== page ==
On November 3, 2011, I attended the Backspace Agent-Author Seminar. I’m a meticulous notetaker so I thought I’d share what I gathered from the first session on queries.
The panel moderator was: Paige Wheeler
The panel participants were: Sandy Lu (SL), Jason Yarn (JY), Josh Getzler (JG), Janet Rosen (JR), and Emmanuelle Morgen (EM)
Genre abbreviations: MG=Middle Grade, YA=Young Adult
Paige opened the panel by having each agent on the panel talk about his/her areas of interest and saying something unique about his/herself?
PW is interested in commercial fiction and non-fiction. In fiction, she’s particularly interested in women’s fiction, romance, crime, suspense, and upscale commercial fiction. She is actively looking for new clients. She was on the Forensics team in high school which was not CSI related but involved public speaking/debates.
EM does not like mystery/crime. Some thrillers, but not who-dunits.
JR likes non-fiction and is branching into fiction, specifically literary and historical noir. She also did stand up comedy.
JG is interested in fiction for adults and YA with some MG. He likes crime stories and loves mysteries. He’s also into historicals.
For the YA market, JG is into darker boyish things. Back in college, he used to dj at the radio station on Sunday nights and played lots of jangly guitar music.
SL prefers fiction. Loves historicals and crime. Is beginning to get into sci-fi and horror (but more suspense not gory horror). She takes on some non fiction. She is a PhD student in social psychology and plays piano.
JY does fiction and non fiction. In fiction, he’s into thrillers (spy), sci-fi, fantasy, YA and MG. He just passed the Bar exam this week.
PW then asked the panel: What do they see too much of in queries?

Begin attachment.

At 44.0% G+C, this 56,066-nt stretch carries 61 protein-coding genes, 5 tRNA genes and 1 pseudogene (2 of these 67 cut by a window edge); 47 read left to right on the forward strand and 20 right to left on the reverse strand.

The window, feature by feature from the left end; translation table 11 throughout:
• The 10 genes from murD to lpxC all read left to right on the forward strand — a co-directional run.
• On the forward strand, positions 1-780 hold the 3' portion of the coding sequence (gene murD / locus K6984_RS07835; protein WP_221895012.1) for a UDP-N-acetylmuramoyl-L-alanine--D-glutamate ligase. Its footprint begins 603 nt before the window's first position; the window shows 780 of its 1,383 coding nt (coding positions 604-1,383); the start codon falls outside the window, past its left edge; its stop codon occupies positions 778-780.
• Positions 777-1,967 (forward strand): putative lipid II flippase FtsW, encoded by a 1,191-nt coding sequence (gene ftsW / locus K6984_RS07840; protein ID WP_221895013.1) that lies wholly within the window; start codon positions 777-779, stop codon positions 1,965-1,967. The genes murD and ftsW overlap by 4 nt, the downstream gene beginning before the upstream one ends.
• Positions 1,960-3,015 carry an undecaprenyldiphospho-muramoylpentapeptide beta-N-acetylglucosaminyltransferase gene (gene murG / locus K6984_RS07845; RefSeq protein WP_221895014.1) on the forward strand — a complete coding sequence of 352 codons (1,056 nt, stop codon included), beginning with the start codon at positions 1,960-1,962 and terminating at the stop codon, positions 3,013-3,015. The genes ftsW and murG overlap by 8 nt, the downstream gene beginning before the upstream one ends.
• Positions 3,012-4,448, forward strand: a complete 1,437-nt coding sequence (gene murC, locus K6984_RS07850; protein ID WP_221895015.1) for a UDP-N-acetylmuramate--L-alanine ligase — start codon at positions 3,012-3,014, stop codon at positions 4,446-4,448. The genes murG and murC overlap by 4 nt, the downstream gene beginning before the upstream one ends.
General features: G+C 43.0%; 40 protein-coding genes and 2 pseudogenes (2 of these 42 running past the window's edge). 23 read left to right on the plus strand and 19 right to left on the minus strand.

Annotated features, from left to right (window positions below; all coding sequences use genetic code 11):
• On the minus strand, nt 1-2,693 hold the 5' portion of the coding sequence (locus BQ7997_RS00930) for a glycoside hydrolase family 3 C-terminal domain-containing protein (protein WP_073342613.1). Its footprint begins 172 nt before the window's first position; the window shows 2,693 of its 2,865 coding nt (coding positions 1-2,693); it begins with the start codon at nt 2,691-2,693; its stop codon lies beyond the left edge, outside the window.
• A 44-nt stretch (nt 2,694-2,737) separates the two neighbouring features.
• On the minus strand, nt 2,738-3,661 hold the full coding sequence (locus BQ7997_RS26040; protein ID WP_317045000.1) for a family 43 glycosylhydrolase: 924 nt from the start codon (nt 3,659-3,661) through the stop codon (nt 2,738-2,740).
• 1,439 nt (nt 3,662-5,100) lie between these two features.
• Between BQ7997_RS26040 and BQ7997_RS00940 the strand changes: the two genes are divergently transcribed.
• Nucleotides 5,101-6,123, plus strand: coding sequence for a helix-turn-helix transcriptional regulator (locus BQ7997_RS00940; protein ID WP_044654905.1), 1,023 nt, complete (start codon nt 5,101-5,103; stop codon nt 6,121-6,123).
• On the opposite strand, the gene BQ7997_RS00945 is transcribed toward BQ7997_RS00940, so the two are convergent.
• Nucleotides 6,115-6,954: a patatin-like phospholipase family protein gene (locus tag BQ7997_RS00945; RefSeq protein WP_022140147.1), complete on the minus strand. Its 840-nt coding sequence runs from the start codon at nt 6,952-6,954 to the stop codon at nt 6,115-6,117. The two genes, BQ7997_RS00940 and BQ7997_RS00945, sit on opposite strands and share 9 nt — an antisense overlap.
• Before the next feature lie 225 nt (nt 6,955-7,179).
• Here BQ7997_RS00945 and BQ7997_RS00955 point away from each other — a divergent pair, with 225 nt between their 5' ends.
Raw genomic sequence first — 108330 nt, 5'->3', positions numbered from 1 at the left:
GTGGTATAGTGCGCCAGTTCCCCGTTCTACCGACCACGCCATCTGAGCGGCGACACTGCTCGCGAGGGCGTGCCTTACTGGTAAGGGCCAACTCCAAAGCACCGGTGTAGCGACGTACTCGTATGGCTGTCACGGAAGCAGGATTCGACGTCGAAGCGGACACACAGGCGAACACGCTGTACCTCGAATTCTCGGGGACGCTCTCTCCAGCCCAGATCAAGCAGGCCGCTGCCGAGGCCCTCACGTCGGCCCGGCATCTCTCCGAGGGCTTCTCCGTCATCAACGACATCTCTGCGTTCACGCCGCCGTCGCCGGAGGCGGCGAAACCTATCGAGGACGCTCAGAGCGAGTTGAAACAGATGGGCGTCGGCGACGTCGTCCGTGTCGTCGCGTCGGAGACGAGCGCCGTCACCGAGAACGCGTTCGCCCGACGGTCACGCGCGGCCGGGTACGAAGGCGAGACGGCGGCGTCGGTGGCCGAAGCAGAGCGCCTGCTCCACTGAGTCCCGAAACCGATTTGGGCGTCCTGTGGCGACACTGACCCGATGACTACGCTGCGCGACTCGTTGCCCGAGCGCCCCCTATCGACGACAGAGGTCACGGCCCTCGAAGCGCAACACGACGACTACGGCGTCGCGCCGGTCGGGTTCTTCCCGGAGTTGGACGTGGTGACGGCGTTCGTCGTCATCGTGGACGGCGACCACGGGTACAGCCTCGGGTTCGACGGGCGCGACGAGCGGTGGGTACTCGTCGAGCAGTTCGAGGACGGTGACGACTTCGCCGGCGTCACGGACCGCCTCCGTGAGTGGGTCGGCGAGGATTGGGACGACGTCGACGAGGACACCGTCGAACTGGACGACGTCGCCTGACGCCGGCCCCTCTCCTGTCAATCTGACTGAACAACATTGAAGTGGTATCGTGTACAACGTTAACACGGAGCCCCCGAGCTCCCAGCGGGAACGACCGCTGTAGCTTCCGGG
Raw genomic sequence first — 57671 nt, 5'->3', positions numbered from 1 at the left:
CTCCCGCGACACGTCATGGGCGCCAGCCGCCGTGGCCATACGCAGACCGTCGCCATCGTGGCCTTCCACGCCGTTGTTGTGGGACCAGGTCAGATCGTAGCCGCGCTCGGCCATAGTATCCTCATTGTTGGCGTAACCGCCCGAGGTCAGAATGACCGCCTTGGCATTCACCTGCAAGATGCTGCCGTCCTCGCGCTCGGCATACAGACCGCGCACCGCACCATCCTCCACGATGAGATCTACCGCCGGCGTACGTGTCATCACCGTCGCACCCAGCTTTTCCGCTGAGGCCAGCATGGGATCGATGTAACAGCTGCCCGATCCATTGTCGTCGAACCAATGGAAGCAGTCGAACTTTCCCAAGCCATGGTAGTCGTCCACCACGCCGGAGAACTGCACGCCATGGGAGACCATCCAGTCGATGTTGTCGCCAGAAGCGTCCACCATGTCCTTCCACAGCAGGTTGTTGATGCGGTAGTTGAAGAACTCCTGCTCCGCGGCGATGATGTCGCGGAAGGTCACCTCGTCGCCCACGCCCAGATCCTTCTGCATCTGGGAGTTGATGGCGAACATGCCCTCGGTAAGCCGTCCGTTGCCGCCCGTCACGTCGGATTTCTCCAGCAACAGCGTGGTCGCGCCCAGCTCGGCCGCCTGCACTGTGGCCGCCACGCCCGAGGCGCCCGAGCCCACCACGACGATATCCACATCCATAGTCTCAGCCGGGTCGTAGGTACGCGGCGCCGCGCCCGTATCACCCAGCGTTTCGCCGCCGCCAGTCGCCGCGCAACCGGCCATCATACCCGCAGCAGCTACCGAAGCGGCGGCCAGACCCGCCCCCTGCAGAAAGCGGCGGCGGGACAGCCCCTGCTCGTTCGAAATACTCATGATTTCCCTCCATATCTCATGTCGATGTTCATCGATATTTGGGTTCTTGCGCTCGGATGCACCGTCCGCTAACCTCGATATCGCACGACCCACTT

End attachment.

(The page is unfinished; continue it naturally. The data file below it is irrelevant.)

EM mentioned vampires and werewolves.
JR said midlife spiritual memoirs.
JG said YA for and about young girls who are abused (usually by dads) and cut themselves and are deeply unhappy and don’t get out of it.
SL said derivatives of Twilight and Dan Brown wannabes.
JY said strive counterprogram to vampires.
PW asked what the panel would like to see and what is on their wishlist?
EM mentioned that she makes out a quarterly wish list. She’d like to see more YA. She’s branching into MG and is looking for funny/fantastic realism.
In adult fiction, she looks for women’s fiction and romance to upmarket. She wants something amazing that you have to read.
She’s also interested in a thriller team of people battling nearly insurmountable odds–ala an early Stephen King.
In non-fiction (which is 1/3 of her list), she looks for memoirs with an incredible hook to it, great author platorms, psychology experts.
JR is interested in nonfiction with a fantastic bio. Someone people want to know about and do not have much info about them or a fantastic milieu.
A literary and women’s commercial fiction combo. Mystery and thriller. A spy novel.
JG loves MG contemporary ala Judy Bloom. In mysteries, he prefers a foreign country setting and a female sleuth would be great.He’s into historical fiction including the Henry the 8th Tudor books, French Revolution or Russian Revolution.